“I would like to beg you, dear Sir, as well as I can, to have patience with everything unresolved in your heart and to try to love the questions themselves as if they were locked rooms or books written in a very foreign language. Don’t search for the answers … Live the questions now.” – Rainer Maria Rilke
The health and economic emergencies brought by the spread of COVID-19 present business leaders with twin challenges, equally urgent: They must manage their organizations in crisis while simultaneously reimagining their companies at a time of heightened competition, social discord, and unrelenting uncertainty.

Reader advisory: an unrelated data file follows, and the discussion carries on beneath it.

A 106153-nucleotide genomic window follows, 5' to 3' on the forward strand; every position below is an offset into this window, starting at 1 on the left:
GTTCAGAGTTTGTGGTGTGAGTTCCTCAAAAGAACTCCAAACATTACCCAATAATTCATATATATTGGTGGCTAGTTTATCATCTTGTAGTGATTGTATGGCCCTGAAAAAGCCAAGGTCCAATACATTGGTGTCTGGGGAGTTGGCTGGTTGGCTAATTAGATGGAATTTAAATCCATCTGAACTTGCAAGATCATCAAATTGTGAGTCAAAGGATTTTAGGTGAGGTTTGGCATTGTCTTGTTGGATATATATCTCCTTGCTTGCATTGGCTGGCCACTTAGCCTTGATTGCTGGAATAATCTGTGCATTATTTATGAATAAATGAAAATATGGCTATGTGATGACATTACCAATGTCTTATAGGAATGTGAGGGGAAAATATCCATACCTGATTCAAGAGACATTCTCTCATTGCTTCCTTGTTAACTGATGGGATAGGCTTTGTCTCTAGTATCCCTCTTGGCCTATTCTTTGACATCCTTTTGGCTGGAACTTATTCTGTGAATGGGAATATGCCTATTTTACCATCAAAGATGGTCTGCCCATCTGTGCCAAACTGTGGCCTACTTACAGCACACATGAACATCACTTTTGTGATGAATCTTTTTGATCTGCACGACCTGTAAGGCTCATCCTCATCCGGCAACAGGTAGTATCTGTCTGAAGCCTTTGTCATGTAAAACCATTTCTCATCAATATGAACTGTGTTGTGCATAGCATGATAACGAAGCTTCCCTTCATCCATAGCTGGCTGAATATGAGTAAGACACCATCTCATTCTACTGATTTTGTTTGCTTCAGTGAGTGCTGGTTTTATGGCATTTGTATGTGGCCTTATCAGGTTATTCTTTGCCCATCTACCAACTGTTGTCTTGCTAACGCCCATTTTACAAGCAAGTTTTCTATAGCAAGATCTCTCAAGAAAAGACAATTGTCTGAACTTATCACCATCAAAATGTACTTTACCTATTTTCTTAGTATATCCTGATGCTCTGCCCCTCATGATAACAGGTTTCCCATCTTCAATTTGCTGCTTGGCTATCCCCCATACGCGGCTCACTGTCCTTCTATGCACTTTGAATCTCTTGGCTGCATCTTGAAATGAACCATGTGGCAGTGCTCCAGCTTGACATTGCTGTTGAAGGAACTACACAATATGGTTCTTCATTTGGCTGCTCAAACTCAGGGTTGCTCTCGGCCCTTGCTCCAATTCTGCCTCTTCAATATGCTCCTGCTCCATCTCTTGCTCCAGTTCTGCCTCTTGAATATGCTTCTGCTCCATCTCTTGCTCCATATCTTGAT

In other words, leaders are being called on to engage in a new and extremely challenging kind of dual thinking—to live the questions now, while simultaneously developing answers for an unknown and brutally complex future. We can think of no better tool for this important mindset shift than poetry.
Poetry requires of its readers a different way of thinking, more expansive than usual, more flexible, more nuanced; a way to tune in to undercurrents, accept ambiguity and the absence of answers—embrace lack of closure and relish complexity and uncertainty. A poem does not have one meaning, but many meanings, all in play simultaneously. It is therefore open to many—often conflicting—interpretations. Fine distinctions in language underpin the poem’s subtlety. We do not ask, what does this poem mean? We may ask, what does this poem amount to? Any answer arrived at will be provisional.